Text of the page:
Reservoir: Nature, Culture, InfrastructureBreaking News
tags: infrastructure, New York City, urban history, water, reservoirs
This four-part series centers on reservoirs in upstate New York, including Ashokan (1915), Pepacton (1955), and Cannonsville (1965), all constructed to supply water to New York City. Each feat of engineering required the state to appropriate and flood a valley — constructing landscapes that, today, might be mistaken for unspoiled lakes. Yet the trauma imposed by these land seizures is still felt, even as nearly nine million people depend daily on the water system. New York’s reservoirs exemplify the social compact that undergirds ambitious public infrastructures, while the stories of their making emphasize divisions between city and country, wealth and poverty, the potentials and risks inherent in large-scale environmental intervention.
The series is made possible by a grant from the Graham Foundation for Advanced Studies in the Fine Arts.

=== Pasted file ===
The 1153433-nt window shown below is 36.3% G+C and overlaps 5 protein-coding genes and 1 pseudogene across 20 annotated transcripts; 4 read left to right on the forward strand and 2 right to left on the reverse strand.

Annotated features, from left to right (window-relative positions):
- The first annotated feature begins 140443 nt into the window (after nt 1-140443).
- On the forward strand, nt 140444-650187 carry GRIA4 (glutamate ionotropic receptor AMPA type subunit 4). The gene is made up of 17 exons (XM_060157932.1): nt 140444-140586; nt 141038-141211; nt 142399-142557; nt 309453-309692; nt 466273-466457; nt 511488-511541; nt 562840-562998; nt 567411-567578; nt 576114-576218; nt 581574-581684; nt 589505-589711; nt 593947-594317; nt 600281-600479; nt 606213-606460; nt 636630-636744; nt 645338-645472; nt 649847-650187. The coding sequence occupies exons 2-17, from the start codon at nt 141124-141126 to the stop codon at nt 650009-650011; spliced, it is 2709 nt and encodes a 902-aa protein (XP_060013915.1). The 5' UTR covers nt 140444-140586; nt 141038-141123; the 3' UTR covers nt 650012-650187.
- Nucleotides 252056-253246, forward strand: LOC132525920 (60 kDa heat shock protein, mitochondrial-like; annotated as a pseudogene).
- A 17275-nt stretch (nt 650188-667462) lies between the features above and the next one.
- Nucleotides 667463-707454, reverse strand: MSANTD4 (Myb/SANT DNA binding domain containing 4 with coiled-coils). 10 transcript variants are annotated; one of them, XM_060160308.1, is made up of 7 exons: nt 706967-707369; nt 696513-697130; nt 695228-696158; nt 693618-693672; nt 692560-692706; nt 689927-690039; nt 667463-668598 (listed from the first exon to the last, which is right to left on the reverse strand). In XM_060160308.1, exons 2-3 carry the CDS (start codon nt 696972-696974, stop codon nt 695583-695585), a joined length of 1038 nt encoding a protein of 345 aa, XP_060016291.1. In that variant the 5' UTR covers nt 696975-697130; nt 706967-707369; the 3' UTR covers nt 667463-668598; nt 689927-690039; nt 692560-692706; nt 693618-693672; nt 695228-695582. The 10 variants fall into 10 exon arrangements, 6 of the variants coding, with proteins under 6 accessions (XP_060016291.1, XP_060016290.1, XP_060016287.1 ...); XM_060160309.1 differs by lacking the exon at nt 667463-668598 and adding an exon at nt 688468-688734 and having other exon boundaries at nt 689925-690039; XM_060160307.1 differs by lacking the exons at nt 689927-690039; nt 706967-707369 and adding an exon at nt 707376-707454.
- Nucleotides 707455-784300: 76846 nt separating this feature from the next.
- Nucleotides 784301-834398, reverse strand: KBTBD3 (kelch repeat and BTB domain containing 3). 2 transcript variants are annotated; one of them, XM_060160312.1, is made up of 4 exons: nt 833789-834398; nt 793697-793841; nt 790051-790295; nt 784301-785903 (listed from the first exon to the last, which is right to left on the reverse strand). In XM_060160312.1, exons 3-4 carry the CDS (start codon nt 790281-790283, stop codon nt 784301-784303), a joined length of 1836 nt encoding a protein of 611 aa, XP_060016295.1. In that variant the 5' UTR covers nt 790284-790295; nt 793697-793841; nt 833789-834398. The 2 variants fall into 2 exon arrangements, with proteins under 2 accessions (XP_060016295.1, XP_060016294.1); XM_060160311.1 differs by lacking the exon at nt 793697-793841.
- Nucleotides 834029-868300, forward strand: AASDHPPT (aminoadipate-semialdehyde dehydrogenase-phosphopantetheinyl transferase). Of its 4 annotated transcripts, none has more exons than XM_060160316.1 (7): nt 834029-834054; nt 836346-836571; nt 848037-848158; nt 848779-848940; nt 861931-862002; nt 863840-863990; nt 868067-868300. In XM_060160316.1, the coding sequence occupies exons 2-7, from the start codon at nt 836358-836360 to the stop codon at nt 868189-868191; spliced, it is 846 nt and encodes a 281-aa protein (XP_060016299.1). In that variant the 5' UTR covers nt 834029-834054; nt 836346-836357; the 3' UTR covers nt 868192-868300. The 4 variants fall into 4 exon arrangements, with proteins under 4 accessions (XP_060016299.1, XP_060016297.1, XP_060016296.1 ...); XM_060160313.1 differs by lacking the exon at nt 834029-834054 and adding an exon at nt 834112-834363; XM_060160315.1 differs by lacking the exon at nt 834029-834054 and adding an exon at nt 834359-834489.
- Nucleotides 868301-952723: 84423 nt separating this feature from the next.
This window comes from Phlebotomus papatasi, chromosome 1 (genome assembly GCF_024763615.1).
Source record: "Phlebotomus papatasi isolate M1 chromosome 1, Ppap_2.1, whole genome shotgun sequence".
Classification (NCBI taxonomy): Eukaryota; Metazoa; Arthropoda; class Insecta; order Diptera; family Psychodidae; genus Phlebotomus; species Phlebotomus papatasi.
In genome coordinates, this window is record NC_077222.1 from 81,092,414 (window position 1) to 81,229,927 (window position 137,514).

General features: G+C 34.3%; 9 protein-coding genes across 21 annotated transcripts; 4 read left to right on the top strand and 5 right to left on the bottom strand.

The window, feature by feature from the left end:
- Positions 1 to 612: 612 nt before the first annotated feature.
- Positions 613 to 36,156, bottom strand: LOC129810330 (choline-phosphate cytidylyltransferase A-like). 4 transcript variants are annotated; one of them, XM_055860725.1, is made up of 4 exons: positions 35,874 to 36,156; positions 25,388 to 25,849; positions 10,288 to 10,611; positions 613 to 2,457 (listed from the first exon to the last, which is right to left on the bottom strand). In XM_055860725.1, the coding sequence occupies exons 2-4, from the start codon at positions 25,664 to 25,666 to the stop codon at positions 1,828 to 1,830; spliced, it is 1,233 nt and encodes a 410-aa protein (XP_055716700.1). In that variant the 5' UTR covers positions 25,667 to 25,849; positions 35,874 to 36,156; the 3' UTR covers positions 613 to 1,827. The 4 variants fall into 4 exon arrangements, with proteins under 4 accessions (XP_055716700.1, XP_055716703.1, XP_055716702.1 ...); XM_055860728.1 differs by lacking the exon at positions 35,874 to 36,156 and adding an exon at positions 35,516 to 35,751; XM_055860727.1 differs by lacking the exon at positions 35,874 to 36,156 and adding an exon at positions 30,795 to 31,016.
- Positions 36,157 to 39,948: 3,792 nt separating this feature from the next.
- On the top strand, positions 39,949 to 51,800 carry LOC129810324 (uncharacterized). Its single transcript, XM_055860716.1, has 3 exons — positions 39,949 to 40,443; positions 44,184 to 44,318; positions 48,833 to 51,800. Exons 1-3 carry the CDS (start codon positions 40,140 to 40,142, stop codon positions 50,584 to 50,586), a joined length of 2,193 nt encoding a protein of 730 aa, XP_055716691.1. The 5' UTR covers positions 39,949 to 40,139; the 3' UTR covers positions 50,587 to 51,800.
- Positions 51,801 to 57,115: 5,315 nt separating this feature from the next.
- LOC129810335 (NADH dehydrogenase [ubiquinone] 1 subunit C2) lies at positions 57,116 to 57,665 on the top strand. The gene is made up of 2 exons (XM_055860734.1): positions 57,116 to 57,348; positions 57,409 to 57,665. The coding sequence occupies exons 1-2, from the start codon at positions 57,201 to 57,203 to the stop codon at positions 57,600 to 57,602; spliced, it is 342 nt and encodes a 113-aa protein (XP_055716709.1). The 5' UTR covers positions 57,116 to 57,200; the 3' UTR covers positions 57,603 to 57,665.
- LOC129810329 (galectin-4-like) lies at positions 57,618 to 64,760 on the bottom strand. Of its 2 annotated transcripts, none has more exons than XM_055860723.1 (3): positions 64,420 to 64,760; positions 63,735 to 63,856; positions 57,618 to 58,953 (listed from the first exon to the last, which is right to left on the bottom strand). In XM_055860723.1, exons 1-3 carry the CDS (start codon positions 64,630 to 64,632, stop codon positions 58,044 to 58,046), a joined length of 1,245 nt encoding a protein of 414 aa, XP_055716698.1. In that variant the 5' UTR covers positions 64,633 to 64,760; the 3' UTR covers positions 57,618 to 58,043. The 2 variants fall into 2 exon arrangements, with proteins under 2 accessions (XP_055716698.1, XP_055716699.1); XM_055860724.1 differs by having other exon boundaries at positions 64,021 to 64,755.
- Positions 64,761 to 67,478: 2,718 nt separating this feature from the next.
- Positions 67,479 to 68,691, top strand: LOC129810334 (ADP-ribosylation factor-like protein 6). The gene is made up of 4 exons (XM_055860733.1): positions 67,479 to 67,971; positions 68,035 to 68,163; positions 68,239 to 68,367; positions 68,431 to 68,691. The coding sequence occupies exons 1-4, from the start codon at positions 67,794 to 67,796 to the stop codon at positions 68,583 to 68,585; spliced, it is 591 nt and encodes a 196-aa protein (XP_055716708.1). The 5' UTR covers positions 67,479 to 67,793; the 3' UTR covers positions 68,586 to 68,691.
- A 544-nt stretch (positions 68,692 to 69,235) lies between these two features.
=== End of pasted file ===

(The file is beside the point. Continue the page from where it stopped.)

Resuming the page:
comments powered by Disqus
- These Portraits Revolutionized the Way Queer Women Were Seen in the 1970s
- “Decades in the Making”: How Mainstream Conservatives & Right-Wing Money Fueled the Capitol Attack
- What the FBI Had on Grandpa
- Franco: Melilla Enclave Removes Last Statue of Fascist Dictator on Spanish Soil
- Lawrence Ferlinghetti Obituary
- For Many, an Afro isn’t Just a Hairstyle
- With Free Medical Clinics and Patient Advocacy, the Black Panthers Created a Legacy in Community Health That Still Exists Amid COVID-19
- With a Touch of Wisdom: Human Rights, Memory, and Forgetting
- New Exhibit Reckons With Glendale's Racist Past as ‘Sundown Town'
- The Broken System: What Comes After Meritocracy?